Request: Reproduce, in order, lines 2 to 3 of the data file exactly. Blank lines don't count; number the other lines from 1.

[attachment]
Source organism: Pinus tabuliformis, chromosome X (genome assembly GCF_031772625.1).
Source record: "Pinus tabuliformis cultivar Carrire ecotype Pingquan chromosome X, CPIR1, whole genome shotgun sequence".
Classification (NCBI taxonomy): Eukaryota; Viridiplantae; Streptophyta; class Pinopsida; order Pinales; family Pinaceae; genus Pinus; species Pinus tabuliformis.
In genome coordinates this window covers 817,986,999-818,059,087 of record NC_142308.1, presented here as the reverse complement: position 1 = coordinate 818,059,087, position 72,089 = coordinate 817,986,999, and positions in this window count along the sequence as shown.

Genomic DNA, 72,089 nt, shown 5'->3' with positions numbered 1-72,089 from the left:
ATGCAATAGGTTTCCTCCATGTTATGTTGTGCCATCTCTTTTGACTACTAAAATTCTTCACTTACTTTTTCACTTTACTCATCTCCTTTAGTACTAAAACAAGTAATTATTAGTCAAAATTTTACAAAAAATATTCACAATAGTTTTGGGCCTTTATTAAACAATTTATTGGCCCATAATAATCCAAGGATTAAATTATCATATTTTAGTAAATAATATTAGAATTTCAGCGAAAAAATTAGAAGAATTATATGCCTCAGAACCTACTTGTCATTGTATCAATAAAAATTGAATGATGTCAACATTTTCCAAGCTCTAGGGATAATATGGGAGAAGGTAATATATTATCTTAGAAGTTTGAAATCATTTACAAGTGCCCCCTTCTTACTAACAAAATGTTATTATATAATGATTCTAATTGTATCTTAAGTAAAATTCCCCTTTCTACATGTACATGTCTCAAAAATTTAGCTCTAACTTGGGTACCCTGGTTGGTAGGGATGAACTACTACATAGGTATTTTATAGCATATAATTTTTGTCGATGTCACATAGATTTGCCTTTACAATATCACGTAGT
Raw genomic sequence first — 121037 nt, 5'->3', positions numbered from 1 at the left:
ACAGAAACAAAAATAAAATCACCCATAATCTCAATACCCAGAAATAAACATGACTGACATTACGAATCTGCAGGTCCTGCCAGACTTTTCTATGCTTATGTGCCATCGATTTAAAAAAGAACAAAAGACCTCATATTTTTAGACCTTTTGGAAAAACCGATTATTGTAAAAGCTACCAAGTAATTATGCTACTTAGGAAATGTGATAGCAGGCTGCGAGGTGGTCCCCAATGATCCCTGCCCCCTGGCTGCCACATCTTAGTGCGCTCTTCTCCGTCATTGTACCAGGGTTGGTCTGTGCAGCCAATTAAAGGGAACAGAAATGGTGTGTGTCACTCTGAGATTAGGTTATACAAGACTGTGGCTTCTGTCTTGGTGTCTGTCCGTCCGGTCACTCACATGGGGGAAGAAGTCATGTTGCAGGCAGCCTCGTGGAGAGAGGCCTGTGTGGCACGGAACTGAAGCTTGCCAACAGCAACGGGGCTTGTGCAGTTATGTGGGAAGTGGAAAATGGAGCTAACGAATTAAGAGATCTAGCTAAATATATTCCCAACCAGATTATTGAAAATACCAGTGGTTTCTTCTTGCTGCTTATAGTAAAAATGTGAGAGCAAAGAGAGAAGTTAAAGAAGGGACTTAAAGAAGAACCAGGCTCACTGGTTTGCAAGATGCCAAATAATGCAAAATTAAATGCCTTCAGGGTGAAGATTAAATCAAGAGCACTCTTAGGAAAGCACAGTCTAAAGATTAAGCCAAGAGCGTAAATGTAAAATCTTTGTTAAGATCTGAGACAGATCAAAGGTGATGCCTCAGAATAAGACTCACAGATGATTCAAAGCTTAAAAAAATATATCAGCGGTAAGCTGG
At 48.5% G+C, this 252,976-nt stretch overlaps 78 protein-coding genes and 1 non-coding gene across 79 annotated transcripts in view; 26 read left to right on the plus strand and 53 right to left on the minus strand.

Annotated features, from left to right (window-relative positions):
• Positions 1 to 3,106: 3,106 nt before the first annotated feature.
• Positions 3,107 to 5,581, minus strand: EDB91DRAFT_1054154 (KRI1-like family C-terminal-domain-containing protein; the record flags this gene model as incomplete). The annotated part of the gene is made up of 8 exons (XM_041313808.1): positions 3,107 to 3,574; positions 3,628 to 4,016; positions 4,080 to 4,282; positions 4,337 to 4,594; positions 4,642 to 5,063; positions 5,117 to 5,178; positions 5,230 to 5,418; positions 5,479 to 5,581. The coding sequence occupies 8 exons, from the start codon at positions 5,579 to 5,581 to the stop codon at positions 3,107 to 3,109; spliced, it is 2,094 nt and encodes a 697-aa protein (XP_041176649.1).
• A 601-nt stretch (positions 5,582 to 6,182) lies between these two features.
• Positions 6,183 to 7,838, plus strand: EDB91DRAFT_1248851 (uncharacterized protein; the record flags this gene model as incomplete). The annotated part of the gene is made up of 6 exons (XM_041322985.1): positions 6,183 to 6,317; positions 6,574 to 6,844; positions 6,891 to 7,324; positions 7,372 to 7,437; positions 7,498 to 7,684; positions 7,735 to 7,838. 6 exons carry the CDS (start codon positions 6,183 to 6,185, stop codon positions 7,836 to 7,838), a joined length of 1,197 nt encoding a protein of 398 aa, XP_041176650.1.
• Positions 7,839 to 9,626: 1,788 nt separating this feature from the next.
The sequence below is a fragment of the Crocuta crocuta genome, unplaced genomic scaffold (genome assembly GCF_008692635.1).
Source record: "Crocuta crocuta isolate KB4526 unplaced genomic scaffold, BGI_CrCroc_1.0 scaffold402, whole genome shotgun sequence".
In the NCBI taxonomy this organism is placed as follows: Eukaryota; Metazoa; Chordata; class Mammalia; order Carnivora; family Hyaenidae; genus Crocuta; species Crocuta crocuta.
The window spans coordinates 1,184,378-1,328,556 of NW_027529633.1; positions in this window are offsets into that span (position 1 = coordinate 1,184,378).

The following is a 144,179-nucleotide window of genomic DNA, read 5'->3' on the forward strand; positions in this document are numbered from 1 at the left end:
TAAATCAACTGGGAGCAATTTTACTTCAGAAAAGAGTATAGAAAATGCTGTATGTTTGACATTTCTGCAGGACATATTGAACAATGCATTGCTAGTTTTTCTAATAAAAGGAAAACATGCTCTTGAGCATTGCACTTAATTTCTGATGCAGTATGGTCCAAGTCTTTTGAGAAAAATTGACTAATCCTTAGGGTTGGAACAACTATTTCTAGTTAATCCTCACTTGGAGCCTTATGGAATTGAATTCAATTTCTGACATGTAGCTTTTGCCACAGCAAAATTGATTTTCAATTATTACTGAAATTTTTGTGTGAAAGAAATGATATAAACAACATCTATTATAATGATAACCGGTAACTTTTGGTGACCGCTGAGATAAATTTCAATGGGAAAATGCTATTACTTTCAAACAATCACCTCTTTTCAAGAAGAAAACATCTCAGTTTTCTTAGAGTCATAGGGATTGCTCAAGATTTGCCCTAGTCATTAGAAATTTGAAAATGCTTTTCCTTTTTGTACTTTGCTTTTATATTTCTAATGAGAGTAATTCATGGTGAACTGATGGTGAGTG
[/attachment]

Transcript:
Source record: "Pinus tabuliformis cultivar Carrire ecotype Pingquan chromosome X, CPIR1, whole genome shotgun sequence".
Classification (NCBI taxonomy): Eukaryota; Viridiplantae; Streptophyta; class Pinopsida; order Pinales; family Pinaceae; genus Pinus; species Pinus tabuliformis.